When ASIO comes calling – a response

by Dr. Jim Saleam and Peter Matthews.


We Australians live amidst dirty politics and it won’t change anytime soon.

At this time, Australian nationalist (and some other patriotic) movements face a problem – targeting by an aggressive political police working to manage them to the margins.  Reasonably too, the ‘management’ strategy of the political police relies in part upon a sub-stratum present everywhere in our society and thrown up by an Australia in full decay.

This element is best described by some words, ironically not composed by Australians, but from two historical Russian writers of another time and place:

“Wherever you looked, in all our institutions, in all our homes, skloka was brewing. Skloka is a phenomenon born of our social order, an entirely new term and concept, not to be translated into any language of the civilized world. It is hard to define. It stands for base, trivial hostility, unconscionable spite breeding petty intrigues, the vicious pitting of one clique against another. It thrives on calumny, informing, spying, scheming, slander, the igniting of base passions. Taut nerves and weakening morals allow one individual or group rapidly to hate another individual or group. Skloka is natural for people who have been incited to attack one another, who have been made bestial by desperation, who have been driven to the wall.”

Regretfully, this describes some elements who had attached themselves not simply to elements of mainstream politics, but also to some ‘patriot’ groups. They cooperated with the political police in the hey-day of the ‘patriot’ movement (2013 – 2016) and in the period of decline of these groups after 2016 have carried on intelligence and other roles for the political police. We could name persons within the broad Reclaim Australia and Party For Freedom in that regard. Add the dross of the dross, Klub Nation, to the mix and a historical actor in informing and wrecking and pimping comes on hand to poison the well even more.

Essentially, Australia’s main political police, the Australian Security Intelligence Organisation (ASIO), swims in that toxic sea of people in conjunction with, and in a co-ordinating role for, the assorted political police mechanisms of the State police forces – and directs the negative elements of skloka against Australian nationalist and other patriotic movements.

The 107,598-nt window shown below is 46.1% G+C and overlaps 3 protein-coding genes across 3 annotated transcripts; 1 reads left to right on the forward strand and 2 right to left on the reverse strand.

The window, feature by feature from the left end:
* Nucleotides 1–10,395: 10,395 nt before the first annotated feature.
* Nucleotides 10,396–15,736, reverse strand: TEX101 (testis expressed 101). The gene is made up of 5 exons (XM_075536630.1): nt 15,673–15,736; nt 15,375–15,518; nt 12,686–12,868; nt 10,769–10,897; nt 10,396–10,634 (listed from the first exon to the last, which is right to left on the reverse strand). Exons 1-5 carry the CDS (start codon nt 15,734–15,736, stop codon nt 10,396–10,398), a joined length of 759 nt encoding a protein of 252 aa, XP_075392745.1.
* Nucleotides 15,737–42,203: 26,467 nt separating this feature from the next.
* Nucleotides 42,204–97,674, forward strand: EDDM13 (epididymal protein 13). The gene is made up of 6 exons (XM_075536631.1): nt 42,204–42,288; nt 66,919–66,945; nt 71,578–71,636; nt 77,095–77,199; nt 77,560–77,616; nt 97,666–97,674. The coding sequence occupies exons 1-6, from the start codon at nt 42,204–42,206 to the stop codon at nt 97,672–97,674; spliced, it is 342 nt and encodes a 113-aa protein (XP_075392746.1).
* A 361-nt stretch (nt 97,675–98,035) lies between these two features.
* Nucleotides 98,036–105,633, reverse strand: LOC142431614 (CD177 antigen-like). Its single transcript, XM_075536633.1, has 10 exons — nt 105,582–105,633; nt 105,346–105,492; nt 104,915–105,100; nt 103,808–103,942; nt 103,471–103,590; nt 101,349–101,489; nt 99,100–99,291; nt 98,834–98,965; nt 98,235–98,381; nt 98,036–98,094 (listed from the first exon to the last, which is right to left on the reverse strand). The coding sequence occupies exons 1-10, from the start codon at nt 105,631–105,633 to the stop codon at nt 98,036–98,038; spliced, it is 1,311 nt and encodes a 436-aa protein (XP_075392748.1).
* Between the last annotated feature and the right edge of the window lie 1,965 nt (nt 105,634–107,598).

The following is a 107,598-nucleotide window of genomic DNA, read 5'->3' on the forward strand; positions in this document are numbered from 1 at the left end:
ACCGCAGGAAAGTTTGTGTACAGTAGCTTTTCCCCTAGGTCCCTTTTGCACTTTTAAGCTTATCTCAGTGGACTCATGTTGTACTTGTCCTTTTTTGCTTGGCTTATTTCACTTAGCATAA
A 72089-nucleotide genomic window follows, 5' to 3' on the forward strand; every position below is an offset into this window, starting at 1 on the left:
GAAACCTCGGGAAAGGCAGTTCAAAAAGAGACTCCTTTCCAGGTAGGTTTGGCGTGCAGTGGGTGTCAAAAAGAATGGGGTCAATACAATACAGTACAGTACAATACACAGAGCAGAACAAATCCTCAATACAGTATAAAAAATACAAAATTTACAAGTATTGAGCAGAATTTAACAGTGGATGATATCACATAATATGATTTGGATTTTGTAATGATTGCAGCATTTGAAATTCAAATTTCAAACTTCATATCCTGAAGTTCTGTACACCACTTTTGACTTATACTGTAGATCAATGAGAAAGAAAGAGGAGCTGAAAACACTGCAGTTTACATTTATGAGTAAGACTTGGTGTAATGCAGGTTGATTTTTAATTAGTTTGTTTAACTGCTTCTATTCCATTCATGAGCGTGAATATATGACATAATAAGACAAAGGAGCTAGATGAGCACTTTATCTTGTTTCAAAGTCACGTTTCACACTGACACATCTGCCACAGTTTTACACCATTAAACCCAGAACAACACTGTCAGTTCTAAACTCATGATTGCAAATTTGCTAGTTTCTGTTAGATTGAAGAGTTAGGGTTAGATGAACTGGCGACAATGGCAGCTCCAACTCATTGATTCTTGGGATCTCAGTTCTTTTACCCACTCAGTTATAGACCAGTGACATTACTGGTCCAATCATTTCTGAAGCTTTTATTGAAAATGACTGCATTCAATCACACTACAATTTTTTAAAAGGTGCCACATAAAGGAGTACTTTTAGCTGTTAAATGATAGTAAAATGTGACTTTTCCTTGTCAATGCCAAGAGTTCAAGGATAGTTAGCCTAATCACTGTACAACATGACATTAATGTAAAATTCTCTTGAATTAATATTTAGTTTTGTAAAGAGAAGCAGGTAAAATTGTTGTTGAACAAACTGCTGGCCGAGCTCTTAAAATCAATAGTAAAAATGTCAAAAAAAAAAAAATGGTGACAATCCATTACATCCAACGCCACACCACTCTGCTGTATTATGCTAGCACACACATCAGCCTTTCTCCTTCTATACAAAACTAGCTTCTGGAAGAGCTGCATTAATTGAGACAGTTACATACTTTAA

ASIO Headquarters in Canberra – modelled on a Soviet brutalist architecture (with full copies of plans in Bejing)

It further recruits from within the parameters of the pro Australia organisations when opportunities present themselves – and they do. Such chances occur when people entrap themselves in stupid conversations or foolish actions with provocateurs and are snared to inform. Sometimes the road to informancy is sold to the less sophisticated as a chance to nip terrorism in the bud, to ‘only’ give up people who might be tempted to act illegally. Once snared, the political police acquire a permanent tool.

Given there are large budgets and strong surveillance capabilities, the political police may maintain a strong watching brief over innumerable groups and persons, ready to pounce on any possible illegality, or to ‘manufacture’ illegality (like in the Galea trial).

In 2011, ASIO declared “nationalist organisations” a target and in the last couple of years it has referred to a so called “Far Right” as a concern because it may supposedly take the path of violence. We have deep reservations over that “far right” dialogue, given most of the groups referred to no longer exist (!) or, if they do exist, may be fronts for the political police themselves.

The “Far Right dialogue” is an ASIO strawman proposition. One media report said recently:

“Julian Droogan, an extremism expert at Macquarie University in Sydney who edits the Journal of Policing, Intelligence and Counter Terrorism, said the far-right was definitely growing as a political movement. ‘Certainly from the research that we’ve been doing, we see a huge growth in far-right sympathies and political opinions…”.

“Jacinta Carroll, a terrorism expert at the Australian National University, said one key concern would be if far-right groups in Australia linked up the organised crime gangs, as this could give them access to guns.”

We nationalists detect nothing of the sort anywhere. However, the statements of these academics read as ASIO’s excuse to harass and to intimidate when ‘required’.

The Law Council has said that it: “monitors the methods and practices that are adopted by ASIO in the performance of its functions and the use of its powers under the ASIO Act 1979. This includes ASIO’s powers to question and detain suspects accused of terrorism related offences.

In recent years, ASIO has been invested with more extensive and more intrusive powers to perform its functions. The Law Council has raised concerns that these powers: